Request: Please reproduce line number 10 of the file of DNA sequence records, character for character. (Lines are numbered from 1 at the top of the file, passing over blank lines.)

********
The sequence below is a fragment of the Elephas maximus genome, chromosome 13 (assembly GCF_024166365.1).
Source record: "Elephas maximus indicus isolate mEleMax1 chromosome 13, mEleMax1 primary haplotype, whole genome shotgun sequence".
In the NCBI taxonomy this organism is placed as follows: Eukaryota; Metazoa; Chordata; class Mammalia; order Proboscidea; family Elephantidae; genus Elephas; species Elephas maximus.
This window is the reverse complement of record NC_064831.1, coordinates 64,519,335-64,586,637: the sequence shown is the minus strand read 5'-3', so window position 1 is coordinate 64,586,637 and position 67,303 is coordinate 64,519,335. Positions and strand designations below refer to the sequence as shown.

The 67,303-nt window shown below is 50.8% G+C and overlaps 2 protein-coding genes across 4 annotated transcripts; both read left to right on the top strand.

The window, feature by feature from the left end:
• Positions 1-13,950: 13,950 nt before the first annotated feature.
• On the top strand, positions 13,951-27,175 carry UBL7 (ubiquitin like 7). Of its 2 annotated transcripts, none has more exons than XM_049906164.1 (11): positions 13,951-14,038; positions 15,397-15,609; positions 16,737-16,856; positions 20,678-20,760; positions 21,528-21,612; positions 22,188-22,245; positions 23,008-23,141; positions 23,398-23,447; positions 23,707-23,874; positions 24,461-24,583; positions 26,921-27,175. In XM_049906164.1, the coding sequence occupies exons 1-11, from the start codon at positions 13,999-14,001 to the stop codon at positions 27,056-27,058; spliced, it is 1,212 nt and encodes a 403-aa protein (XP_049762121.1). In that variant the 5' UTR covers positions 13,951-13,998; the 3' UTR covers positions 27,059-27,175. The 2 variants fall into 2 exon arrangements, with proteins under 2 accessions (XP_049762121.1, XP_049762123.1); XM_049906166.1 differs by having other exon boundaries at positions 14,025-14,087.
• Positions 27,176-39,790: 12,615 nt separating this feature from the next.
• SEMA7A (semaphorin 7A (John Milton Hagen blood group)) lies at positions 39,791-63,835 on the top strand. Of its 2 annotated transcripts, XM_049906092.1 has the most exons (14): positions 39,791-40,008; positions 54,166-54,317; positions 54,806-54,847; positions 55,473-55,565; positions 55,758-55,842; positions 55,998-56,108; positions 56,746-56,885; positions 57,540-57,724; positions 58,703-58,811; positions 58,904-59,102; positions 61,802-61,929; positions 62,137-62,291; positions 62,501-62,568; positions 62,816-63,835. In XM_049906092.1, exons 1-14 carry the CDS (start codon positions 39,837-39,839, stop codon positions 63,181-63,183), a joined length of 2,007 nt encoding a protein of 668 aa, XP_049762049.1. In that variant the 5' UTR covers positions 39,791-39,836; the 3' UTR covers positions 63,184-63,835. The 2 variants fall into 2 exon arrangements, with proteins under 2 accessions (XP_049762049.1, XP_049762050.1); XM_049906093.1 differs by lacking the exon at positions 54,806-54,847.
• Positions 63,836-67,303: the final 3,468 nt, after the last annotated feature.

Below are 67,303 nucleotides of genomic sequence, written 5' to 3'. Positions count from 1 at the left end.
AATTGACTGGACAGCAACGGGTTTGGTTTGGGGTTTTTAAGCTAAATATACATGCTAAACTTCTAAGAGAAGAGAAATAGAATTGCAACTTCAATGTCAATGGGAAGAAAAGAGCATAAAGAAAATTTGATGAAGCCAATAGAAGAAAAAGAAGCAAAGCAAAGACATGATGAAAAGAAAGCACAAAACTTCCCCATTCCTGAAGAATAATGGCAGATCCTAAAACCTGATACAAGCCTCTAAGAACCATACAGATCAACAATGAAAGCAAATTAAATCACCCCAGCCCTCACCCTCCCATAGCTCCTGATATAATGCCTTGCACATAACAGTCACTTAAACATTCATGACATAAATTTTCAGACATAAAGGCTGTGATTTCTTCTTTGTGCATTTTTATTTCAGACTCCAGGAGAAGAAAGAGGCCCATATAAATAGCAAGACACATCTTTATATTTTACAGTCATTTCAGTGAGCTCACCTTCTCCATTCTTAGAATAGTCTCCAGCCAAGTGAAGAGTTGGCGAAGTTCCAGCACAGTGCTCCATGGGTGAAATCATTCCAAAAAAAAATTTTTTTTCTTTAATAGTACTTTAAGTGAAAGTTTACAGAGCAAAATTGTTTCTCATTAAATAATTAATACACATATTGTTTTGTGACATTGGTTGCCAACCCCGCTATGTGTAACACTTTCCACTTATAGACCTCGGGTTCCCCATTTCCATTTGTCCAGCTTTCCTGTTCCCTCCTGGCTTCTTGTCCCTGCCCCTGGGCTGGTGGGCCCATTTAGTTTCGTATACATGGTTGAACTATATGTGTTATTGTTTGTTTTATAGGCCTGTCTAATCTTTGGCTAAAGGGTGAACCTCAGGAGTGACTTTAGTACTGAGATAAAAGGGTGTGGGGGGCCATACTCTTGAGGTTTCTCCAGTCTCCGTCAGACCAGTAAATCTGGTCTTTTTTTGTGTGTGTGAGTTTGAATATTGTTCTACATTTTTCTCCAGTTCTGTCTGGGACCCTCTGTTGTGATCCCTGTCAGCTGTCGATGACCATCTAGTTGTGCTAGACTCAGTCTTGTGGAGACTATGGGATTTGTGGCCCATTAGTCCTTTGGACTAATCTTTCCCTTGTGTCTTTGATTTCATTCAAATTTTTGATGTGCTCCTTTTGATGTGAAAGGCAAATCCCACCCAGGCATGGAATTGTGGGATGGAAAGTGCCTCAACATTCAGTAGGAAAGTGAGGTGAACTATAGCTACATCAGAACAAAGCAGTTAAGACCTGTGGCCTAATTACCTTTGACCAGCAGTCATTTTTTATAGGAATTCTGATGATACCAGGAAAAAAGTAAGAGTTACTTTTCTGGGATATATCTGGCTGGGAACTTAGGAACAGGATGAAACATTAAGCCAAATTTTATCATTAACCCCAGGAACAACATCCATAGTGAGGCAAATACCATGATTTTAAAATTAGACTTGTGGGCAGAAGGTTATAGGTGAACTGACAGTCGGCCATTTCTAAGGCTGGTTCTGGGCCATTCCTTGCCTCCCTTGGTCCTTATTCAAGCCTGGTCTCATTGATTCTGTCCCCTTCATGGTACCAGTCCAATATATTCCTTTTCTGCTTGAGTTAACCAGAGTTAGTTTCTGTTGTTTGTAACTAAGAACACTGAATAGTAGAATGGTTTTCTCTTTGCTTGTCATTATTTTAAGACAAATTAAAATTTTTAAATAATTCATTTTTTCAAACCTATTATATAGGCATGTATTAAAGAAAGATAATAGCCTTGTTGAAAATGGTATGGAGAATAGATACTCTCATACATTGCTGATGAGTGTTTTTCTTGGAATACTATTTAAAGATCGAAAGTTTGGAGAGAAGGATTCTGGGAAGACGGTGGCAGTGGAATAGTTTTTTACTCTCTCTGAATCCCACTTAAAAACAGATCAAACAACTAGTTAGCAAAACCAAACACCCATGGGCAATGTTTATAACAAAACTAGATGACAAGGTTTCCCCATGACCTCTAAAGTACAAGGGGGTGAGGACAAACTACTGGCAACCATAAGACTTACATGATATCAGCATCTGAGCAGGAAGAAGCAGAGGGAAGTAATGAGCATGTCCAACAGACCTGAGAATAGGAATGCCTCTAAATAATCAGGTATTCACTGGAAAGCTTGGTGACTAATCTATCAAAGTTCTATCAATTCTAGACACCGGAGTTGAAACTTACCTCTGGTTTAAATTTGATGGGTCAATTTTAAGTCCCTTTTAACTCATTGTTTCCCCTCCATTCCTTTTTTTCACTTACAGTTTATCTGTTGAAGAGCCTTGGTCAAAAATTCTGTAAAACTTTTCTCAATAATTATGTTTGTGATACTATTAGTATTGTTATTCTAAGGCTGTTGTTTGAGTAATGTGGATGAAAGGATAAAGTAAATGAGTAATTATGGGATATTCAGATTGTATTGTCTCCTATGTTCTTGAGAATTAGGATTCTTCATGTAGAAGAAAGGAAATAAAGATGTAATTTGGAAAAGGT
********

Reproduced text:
• SEMA7A (semaphorin 7A (John Milton Hagen blood group)) lies at positions 39,791-63,835 on the top strand. Of its 2 annotated transcripts, XM_049906092.1 has the most exons (14): positions 39,791-40,008; positions 54,166-54,317; positions 54,806-54,847; positions 55,473-55,565; positions 55,758-55,842; positions 55,998-56,108; positions 56,746-56,885; positions 57,540-57,724; positions 58,703-58,811; positions 58,904-59,102; positions 61,802-61,929; positions 62,137-62,291; positions 62,501-62,568; positions 62,816-63,835. In XM_049906092.1, exons 1-14 carry the CDS (start codon positions 39,837-39,839, stop codon positions 63,181-63,183), a joined length of 2,007 nt encoding a protein of 668 aa, XP_049762049.1. In that variant the 5' UTR covers positions 39,791-39,836; the 3' UTR covers positions 63,184-63,835. The 2 variants fall into 2 exon arrangements, with proteins under 2 accessions (XP_049762049.1, XP_049762050.1); XM_049906093.1 differs by lacking the exon at positions 54,806-54,847.